In November of 1986, 5 Australian miners climbed Lunatic hill (“Lunatic hill” sounds like the name of a bad horror movie). The Lunatic hill syndicate board 20 meters into the earth and for their audacity the earth rewarded them with a fist-sized record-breaking Opal. They named it Haley’s Comet opal. The Haley’s Comet opal is a marvel but its uniqueness is paradoxical, the most unusual thing about it. While diamonds, rubies, emeralds, and other precious stones are often indistinguishable a similar no two opals look the same due to their characteristic “cold play of color“.
The shimmering, dazzling, dancing display of light comes about from a convergence of chemistry, geology, and optics that defines opals from the earliest moments, deep underground. It’s there that’s an Opel begins its life as something surprisingly abundant.
Haley’s Comet Opal Formation
The water that trickles down through gaps in soil and rock, that water flows through sandstone, limestone, and basalt, picking up a microscopic compound called silicon dioxide. This silica enriched water enters the voids inside pieces of volcanic rocks, prehistoric riverbeds, and even the bones of ancient creatures and it starts to evaporate and the silica solution begins forming a gel within which millions of silica spheres formed layer by layer as a series of concentric shells. This gel ultimately hardens into a glass-like material and the spheres settle into a lattice structure. Mostly the structure formed is haphazard, resulting in common or potch opals with unremarkable exteriors. The tiny mesmerizing percentage we called precious Opals.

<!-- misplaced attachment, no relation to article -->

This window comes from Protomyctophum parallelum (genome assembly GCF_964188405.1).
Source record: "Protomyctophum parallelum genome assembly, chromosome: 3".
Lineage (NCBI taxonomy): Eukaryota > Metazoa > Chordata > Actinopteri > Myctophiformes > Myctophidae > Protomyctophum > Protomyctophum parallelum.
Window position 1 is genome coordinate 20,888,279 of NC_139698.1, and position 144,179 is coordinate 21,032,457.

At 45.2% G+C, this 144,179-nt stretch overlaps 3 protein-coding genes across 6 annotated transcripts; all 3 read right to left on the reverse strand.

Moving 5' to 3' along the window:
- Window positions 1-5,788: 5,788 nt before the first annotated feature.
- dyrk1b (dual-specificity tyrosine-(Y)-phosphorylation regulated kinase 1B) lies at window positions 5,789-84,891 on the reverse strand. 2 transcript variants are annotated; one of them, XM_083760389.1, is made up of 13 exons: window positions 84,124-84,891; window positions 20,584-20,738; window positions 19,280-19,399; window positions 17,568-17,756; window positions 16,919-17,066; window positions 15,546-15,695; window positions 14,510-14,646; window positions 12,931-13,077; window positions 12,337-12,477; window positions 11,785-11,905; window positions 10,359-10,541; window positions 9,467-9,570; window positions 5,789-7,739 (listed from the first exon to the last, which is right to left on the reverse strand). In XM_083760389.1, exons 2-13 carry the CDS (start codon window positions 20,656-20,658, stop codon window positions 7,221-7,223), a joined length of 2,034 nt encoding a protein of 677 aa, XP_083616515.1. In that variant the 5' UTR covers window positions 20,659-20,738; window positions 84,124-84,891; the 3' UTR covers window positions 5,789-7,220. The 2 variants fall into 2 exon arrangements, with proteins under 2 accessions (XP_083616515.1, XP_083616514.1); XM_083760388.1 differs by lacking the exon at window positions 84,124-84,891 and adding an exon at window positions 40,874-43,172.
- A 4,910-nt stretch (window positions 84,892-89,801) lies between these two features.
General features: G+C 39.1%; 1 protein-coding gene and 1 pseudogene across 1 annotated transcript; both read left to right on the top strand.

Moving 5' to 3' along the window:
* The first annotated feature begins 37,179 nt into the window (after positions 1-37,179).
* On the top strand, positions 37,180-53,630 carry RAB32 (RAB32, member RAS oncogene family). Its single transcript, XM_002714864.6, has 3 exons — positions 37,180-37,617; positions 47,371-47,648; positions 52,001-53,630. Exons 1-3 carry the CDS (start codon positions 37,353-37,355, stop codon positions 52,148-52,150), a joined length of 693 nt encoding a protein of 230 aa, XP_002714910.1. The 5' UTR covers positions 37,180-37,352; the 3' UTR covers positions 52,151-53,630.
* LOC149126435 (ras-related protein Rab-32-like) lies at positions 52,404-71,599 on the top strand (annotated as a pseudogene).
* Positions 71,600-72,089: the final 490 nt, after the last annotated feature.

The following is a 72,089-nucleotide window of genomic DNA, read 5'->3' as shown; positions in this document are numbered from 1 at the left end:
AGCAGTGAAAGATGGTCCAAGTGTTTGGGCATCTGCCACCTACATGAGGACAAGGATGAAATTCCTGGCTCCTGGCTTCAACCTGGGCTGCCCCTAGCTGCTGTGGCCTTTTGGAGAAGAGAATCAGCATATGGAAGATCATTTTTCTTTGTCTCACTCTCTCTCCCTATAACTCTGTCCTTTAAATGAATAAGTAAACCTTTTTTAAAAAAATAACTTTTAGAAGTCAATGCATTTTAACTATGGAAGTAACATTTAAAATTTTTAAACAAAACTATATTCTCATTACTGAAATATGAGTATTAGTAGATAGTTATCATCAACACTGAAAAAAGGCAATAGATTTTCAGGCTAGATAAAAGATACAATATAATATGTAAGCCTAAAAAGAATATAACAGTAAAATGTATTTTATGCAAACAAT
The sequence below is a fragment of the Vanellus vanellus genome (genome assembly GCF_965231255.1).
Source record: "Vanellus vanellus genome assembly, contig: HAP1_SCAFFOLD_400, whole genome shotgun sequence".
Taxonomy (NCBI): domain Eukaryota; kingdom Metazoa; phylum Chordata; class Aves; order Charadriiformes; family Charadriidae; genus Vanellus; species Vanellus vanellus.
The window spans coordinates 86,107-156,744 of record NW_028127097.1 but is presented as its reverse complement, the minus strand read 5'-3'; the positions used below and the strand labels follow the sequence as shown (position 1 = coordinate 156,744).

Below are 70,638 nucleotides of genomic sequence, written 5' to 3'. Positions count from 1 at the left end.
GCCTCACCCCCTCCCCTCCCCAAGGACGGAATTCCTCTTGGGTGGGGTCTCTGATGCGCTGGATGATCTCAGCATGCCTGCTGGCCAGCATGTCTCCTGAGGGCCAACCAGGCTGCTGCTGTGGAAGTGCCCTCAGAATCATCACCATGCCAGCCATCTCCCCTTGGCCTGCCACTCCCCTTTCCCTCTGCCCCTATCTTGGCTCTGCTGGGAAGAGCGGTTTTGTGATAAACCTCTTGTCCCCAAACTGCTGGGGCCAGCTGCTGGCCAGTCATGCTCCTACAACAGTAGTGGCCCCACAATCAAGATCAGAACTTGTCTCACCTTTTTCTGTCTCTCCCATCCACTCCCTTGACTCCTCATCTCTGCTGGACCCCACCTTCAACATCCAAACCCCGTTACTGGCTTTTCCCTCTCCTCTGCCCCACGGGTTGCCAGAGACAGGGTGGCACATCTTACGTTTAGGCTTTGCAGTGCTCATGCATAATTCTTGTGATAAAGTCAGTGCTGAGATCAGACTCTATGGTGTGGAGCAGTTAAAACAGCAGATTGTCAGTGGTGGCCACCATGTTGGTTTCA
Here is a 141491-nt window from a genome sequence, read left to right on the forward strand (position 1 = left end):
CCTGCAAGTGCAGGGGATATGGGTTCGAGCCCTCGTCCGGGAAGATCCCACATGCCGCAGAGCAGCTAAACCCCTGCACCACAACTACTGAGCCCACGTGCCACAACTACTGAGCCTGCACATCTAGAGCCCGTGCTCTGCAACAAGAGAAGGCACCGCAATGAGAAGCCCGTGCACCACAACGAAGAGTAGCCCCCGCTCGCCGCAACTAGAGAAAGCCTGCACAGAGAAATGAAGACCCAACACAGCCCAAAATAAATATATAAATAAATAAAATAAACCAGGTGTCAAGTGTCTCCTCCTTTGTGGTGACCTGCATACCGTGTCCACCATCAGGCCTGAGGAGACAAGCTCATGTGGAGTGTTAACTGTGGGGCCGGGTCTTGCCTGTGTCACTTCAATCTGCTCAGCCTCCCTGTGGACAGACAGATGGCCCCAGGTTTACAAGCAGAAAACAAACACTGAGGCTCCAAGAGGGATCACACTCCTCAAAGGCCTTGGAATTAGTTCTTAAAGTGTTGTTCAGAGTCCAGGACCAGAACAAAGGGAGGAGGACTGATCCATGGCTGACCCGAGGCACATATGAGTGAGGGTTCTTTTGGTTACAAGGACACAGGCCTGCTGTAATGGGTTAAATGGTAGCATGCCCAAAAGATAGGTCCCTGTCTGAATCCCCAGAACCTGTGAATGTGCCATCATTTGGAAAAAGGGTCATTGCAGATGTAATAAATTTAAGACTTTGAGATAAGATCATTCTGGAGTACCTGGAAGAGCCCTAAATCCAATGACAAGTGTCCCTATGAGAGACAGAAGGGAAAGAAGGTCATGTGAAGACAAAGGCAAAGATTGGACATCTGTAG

Why do those structures produce such vibrant displays
The answer is in the physics of the wave known as Interference. For the sake of simplicity let’s look at what happens when a single color of green light with a wavelength of 500 nanometers hits a precious opal, the green light scattered throughout the gemstone and reflect back with varying intensities. From most angles suffused from some entirely dimmed and others dazzlingly bright. What’s happens is that some of the green light reflects off of the top layer of the opal and some reflects off of the layer below that. When the additional distance it travels from one layer to the next and back is a multiple of the wavelength such as 500 or 1000 extra nanometers, the crests and valleys of the waves match each other. This phenomenon is called constructive interference, and it amplifies the waves producing a brighter color.
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